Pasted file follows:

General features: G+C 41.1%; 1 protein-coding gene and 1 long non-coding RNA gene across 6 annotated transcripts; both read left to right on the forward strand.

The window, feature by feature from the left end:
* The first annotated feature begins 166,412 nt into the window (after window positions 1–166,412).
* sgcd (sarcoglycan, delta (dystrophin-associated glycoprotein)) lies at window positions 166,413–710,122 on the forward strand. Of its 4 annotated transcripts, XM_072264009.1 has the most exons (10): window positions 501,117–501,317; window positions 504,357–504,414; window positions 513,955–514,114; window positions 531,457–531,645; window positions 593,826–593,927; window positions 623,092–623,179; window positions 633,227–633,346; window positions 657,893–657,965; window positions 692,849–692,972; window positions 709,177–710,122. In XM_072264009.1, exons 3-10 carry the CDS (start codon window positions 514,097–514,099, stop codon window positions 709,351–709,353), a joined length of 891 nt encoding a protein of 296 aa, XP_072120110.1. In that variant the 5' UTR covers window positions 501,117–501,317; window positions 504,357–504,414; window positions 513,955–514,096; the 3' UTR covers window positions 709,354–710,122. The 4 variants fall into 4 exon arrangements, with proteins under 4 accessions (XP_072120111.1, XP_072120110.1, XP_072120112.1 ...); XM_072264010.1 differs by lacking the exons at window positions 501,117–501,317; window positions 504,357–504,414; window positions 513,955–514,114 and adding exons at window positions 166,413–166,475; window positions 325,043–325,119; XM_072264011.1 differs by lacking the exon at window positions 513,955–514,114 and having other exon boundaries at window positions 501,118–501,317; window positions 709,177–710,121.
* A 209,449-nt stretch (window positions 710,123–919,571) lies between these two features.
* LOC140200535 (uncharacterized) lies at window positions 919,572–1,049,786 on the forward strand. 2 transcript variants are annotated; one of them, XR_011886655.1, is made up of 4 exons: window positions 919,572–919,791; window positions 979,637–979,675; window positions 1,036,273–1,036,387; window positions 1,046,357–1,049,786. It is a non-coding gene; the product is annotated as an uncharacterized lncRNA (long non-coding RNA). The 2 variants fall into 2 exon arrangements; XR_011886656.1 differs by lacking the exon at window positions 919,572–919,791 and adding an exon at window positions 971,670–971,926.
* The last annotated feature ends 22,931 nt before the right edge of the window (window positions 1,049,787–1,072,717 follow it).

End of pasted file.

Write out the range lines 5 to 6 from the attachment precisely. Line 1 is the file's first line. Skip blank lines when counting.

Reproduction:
* A 209,449-nt stretch (window positions 710,123–919,571) lies between these two features.
* LOC140200535 (uncharacterized) lies at window positions 919,572–1,049,786 on the forward strand. 2 transcript variants are annotated; one of them, XR_011886655.1, is made up of 4 exons: window positions 919,572–919,791; window positions 979,637–979,675; window positions 1,036,273–1,036,387; window positions 1,046,357–1,049,786. It is a non-coding gene; the product is annotated as an uncharacterized lncRNA (long non-coding RNA). The 2 variants fall into 2 exon arrangements; XR_011886656.1 differs by lacking the exon at window positions 919,572–919,791 and adding an exon at window positions 971,670–971,926.